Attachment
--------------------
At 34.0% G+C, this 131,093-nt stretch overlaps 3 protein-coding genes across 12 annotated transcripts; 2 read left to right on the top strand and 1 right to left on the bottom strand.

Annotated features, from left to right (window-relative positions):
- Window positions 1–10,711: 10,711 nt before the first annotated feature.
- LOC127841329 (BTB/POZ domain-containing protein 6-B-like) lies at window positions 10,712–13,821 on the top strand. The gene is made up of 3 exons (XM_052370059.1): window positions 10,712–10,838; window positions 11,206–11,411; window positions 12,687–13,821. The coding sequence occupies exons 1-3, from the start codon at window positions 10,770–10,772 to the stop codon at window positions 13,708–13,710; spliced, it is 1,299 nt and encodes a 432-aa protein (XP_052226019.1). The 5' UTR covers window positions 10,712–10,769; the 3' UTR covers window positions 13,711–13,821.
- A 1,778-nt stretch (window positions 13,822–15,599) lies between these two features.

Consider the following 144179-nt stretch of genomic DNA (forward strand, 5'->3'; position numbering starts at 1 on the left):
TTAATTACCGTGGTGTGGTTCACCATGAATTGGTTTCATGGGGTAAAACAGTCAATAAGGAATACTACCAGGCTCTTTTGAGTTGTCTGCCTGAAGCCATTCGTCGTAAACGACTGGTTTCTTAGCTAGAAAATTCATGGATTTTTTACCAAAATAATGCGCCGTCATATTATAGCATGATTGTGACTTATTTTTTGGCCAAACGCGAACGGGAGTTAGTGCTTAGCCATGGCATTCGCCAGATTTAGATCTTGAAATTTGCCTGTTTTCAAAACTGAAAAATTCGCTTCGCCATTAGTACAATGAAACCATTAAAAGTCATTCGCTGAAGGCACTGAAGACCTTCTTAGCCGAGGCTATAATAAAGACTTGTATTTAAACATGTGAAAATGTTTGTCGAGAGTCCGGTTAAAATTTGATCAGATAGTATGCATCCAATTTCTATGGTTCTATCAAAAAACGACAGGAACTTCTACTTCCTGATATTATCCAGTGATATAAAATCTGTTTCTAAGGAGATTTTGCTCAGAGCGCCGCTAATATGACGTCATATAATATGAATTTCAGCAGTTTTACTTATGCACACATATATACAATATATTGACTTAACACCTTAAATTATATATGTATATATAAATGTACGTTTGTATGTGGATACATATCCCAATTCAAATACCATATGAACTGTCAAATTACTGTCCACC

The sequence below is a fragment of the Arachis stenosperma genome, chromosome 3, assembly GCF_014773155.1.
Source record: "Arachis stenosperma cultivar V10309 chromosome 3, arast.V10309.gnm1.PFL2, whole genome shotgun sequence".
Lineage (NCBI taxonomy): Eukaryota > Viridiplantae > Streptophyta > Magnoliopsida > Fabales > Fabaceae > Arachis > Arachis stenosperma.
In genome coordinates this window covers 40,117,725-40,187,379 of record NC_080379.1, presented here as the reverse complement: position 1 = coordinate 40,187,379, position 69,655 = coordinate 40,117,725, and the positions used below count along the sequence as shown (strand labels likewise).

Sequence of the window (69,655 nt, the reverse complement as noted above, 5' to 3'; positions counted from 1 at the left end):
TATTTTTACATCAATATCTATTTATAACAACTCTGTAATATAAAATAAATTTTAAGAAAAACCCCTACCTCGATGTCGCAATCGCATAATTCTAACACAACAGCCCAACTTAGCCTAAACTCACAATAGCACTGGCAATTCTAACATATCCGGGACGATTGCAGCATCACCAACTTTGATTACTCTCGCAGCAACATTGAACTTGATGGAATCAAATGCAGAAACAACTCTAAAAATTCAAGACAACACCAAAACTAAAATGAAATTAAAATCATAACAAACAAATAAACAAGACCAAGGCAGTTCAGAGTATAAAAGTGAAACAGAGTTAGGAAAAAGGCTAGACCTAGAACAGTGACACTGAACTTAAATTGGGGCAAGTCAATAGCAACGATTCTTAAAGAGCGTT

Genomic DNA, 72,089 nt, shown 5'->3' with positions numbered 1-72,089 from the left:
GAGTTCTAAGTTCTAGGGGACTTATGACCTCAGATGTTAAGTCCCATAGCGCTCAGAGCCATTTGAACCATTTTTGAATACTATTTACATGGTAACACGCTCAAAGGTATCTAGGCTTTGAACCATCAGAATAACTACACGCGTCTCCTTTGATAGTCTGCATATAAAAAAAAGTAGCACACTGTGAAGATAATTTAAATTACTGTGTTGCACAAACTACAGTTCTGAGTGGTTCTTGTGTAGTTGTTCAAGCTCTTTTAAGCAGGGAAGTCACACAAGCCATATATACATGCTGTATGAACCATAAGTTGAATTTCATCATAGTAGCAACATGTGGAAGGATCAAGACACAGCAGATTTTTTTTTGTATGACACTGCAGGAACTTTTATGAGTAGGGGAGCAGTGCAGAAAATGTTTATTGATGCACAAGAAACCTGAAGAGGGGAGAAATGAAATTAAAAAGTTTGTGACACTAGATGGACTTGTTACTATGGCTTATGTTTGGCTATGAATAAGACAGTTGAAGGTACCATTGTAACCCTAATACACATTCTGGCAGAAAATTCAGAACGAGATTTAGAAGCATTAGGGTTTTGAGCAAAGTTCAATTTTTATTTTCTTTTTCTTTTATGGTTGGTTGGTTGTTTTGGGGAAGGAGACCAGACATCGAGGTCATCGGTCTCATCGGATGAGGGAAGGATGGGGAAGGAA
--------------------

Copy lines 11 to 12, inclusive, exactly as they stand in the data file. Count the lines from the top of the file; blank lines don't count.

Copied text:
In genome coordinates this window covers 40,117,725-40,187,379 of record NC_080379.1, presented here as the reverse complement: position 1 = coordinate 40,187,379, position 69,655 = coordinate 40,117,725, and the positions used below count along the sequence as shown (strand labels likewise).

Sequence of the window (69,655 nt, the reverse complement as noted above, 5' to 3'; positions counted from 1 at the left end):